18F-FDG PET and 18F-FDG PET/CT for assessing response to therapy in esophageal cancer

Bernd Joachim Krause, Ken Herrmann, Hinrich Wieder, Christian Meyer zum Büschenfelde
Journal of Nuclear Medicine 2009, 50 Suppl 1: 89S-96S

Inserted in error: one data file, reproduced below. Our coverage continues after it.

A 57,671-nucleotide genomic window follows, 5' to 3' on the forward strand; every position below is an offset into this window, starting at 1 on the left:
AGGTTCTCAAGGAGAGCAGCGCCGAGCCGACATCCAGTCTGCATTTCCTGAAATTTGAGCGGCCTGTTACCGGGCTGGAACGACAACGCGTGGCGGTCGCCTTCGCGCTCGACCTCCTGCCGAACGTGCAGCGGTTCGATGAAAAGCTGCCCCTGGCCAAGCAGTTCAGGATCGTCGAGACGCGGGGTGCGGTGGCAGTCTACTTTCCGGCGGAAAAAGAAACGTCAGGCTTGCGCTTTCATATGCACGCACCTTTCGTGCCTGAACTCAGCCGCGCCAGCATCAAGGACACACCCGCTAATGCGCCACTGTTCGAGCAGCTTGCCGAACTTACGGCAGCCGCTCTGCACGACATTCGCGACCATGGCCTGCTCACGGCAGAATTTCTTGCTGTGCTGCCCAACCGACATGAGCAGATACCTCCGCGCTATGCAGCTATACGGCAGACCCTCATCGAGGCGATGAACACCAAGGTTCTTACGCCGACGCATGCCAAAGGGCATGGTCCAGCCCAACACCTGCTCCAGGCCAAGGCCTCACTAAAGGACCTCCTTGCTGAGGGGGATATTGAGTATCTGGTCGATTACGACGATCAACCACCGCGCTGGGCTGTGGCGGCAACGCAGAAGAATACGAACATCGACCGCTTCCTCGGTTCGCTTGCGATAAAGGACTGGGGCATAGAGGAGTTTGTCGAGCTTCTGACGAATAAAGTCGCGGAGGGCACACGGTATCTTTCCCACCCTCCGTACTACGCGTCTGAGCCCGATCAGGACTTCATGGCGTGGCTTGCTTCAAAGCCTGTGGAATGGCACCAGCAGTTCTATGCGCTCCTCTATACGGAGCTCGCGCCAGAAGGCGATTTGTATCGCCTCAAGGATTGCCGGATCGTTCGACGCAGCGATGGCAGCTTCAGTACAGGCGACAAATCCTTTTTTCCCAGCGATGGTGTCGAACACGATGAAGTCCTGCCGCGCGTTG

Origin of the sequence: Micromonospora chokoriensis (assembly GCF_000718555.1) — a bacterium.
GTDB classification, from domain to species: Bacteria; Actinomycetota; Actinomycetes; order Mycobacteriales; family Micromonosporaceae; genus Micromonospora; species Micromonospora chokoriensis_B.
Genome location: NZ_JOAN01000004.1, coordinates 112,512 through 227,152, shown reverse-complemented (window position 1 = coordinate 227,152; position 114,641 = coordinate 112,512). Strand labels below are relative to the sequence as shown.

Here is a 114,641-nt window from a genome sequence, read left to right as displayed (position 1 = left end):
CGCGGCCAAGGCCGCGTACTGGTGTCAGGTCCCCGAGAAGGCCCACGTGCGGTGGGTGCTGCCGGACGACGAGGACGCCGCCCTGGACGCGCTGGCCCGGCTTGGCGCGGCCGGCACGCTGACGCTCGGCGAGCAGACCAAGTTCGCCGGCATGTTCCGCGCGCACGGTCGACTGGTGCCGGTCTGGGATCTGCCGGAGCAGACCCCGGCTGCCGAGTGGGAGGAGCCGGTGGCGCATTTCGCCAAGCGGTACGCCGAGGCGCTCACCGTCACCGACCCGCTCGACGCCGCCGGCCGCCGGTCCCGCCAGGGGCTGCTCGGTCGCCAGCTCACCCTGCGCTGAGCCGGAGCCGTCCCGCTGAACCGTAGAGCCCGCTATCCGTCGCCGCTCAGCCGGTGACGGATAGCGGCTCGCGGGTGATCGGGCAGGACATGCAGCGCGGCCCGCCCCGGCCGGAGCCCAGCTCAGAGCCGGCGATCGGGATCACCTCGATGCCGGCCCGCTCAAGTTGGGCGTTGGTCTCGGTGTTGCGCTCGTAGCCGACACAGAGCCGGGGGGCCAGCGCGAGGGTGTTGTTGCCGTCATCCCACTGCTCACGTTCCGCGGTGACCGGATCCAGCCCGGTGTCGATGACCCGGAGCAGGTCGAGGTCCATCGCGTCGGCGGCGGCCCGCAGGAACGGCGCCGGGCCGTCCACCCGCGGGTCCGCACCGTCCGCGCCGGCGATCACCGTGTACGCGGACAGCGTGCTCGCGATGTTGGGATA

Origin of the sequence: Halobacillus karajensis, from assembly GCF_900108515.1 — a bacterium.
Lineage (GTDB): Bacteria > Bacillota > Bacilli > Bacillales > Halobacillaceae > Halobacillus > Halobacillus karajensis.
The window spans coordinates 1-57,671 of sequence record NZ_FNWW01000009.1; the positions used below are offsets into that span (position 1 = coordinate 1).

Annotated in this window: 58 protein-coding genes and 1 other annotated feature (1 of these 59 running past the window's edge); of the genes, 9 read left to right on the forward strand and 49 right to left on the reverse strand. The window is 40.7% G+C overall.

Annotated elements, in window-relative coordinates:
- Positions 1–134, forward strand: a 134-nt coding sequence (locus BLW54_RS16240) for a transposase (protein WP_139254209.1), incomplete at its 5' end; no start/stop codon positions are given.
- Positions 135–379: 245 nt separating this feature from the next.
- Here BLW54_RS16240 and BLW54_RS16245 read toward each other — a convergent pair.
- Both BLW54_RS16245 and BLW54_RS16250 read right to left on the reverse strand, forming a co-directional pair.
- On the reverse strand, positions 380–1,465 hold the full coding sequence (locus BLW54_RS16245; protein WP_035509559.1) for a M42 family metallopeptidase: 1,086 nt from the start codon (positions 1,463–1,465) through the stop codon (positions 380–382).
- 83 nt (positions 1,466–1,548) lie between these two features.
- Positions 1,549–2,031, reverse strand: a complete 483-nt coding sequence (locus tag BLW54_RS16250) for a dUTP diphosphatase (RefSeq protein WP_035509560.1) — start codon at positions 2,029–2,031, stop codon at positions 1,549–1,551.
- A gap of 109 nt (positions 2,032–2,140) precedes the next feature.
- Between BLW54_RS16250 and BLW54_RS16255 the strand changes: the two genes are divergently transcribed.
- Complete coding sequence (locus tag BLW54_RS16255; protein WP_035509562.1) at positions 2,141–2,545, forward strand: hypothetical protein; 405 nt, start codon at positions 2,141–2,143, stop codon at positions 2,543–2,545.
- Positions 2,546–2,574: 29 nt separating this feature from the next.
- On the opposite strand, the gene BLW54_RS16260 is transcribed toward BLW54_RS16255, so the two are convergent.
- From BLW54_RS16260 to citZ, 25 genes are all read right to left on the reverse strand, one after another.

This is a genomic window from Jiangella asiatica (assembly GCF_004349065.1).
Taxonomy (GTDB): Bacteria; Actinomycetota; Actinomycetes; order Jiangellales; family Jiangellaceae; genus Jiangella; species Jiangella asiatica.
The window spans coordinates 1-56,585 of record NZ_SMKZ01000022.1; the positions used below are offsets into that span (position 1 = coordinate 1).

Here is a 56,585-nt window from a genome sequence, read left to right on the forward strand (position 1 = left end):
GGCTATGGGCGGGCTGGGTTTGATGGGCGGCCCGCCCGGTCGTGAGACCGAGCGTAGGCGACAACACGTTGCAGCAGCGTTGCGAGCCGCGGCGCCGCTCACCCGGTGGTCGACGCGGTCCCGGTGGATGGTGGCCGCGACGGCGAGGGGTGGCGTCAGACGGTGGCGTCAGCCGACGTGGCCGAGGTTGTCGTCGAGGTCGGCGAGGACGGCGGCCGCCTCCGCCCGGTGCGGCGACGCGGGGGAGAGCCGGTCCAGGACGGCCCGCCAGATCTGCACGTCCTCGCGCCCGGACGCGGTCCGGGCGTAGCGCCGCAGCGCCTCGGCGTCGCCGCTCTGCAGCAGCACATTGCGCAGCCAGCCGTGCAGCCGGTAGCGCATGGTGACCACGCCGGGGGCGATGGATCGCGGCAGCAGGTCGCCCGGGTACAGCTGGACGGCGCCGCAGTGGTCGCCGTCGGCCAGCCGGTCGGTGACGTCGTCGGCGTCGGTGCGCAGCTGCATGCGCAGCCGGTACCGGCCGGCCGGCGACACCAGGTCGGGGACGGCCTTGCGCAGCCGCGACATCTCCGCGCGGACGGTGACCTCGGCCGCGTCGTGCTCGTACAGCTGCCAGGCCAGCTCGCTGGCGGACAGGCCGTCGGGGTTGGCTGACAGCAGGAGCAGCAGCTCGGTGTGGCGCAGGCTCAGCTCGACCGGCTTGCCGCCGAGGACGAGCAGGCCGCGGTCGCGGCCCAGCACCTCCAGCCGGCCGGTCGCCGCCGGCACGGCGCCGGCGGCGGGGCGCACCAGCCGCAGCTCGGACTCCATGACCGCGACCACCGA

In patients with locally advanced esophageal cancer, preoperative chemotherapy or chemoradiotherapy has been shown to improve outcome with respect to survival. Patients who respond to induction therapy have a significantly improved survival, compared with patients who do not respond to the therapy. However, surrogate markers that predict response or prognosis-especially early in the course of therapy-are not available in clinical routine. In patients with esophageal cancer, PET with the glucose analog (18)F-FDG can be used for assessing response to therapy. Therapy response can be assessed with (18)F-FDG PET and (18)F-FDG PET/CT late, that is, after completion of therapy, and early in the course of therapy. In adenocarcinomas of the esophagogastric junction, (18)F-FDG has been established and validated in several studies as a surrogate marker that allows prediction of response and prognosis, whereas in other studies (18)F-FDG PET was not predictive of response and prognosis. The MUNICON study was an initial unicenter trial showing that a PET-guided treatment algorithm was feasible in patients with adenocarcinomas of the esophagogastric junction. The results of this study are important toward individualization of multimodal treatment. The use of (18)F-FDG PET and PET/CT for therapy monitoring in esophageal cancer is the subject of intense discussion, underlining the need for randomized multicenter studies. From a methodologic point of view, the most important issue in therapy monitoring using (18)F-FDG PET and PET/CT is the standardization of patient preparation, data acquisition and processing, and data interpretation, especially for prospective randomized multicenter studies. In conclusion, single-center studies investigating response assessment in patients with esophageal cancer have provided promising results. In the future, prospective randomized multicenter trials will have to be performed and research will address new imaging probes and innovative therapy regimens.

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